No. 43 Kendrick Perkins (34th)
No. 55 Luke Harangody (42nd)
No. 86 Semih Erden (unranked)
Obviously, based on this, Robinson and Wafer are going to have a huge impact this season, while Shaq and Rondo will have little to no effect whatsoever. Right?
FORBES’ HIGHEST-PAID NBA PLAYERS
The list of highest-paid NBA players, gathered by Forbes Magazine, is fairly hilarious. Sure, Bryant is legitimately slotted as the league’s No. 1 earner. After that, it all falls apart.
Rashard Lewis is the second highest-paid player in the NBA? Ouch. He’s making $20,236.92 for every point he scored last season.
Garnett is the lone Celtic on the list at No. 3 — earning $18.8 million this season.
Michael Redd is only making $18.3 million this season. Practically a bargain. He’s played 51 games combined over the last three seasons — half the length of his six-year, $91 million contract. On the bright side, it’s only about $1 million per game.
How would you like to be paying Andrei Kirilenko $17.8 million this season? Thankfully, Gilbert Arenas only has four years and $80,154,460 left on his deal.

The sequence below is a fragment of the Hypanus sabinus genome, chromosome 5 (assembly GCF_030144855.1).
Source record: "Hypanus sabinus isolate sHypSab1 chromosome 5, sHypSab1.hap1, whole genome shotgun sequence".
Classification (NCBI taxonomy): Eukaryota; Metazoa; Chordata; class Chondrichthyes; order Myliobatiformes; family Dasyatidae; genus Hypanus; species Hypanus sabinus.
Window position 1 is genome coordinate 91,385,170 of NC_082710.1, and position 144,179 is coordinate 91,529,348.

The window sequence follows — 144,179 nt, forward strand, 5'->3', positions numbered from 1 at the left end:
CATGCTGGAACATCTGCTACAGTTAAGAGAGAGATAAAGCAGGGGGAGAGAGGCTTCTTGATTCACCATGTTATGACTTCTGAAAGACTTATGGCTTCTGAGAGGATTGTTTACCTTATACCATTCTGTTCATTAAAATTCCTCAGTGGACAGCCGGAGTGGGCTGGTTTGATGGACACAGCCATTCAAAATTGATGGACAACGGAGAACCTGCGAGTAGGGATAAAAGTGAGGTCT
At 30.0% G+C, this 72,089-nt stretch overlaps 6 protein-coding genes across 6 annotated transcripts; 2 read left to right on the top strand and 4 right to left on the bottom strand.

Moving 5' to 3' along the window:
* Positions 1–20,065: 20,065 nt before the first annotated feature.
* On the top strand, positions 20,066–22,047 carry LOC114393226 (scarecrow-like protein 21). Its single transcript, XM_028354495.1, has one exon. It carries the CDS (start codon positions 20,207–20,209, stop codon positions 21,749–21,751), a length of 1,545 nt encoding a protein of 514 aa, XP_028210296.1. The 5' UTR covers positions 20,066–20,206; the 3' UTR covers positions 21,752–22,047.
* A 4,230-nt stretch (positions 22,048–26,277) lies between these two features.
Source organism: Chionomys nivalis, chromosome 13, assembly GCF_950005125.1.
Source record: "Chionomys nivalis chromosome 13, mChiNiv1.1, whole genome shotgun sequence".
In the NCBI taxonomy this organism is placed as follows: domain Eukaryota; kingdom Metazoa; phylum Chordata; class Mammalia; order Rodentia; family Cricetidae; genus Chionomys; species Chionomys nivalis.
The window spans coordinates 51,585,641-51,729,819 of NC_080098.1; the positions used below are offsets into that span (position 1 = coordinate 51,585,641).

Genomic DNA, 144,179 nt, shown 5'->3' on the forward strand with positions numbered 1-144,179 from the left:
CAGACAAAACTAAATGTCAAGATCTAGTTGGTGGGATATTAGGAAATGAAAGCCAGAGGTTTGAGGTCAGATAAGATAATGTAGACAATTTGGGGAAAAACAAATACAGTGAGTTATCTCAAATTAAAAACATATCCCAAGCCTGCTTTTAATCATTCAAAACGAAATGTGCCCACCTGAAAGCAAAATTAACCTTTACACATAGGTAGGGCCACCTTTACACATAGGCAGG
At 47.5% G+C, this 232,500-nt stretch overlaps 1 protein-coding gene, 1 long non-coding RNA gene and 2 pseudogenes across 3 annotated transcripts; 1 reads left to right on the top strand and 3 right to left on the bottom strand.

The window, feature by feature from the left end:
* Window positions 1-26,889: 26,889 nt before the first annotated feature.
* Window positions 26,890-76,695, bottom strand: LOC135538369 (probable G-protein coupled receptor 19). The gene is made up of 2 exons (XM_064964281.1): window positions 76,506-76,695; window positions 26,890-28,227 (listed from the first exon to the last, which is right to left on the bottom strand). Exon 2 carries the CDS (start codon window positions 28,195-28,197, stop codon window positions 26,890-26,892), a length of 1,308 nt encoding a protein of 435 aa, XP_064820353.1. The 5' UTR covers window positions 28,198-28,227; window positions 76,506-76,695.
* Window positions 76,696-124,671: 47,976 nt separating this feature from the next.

No wonder David Stern wants to slash NBA salaries. Not that it’s going to happen.
(Have a question, concern or conception for tomorrow’s Irish Coffee? Send a message to @brohrbach on Twitter.)
|Fast Break: Celtics sear the deer in OT||11.03.10 at 11:21 pm ET|
The Celtics got another MVP-like performance out of Rajon Rondo, and it was just enough to edge the Milwaukee Bucks (1-4) in overtime, 105-102, at the TD Garden Wednesday night. Rondo finished with 17 points, 15 assists and eight rebounds to help the C’s improve to 4-1.
Paul Pierce led all scorers with 28 points — the final six at the free throw line in the last 13 seconds — to eclipse 20,000 career points and, fittingly, put the game away. The milestone carried undeniable significance for the 13-year Celtics veteran.
“You don’t see it too often where a player accomplishes that type of feat with one team,” an emotional Pierce said after the game. “It means a lot to me. I’m not even going to downplay it. … Five years ago, I wouldn’t have even dreamed that I would have scored 20,000 points in a Celtics uniform. The team was going in a direction, I was a disgruntled player at the time. To still be here talking about this feat, it’s an incredible moment for me.”
THREE THINGS THAT WENT RIGHT
THEY FOUND THEIR FIFTH GEAR: After an Ersan Ilyasova 3-pointer put the Bucks up 80-74 with 3:29 to play, the Garden got awfully quiet. The Celtics’ closing five — Rondo, Ray Allen, Pierce, Kevin Garnett and Glen Davis — changed that, quickly.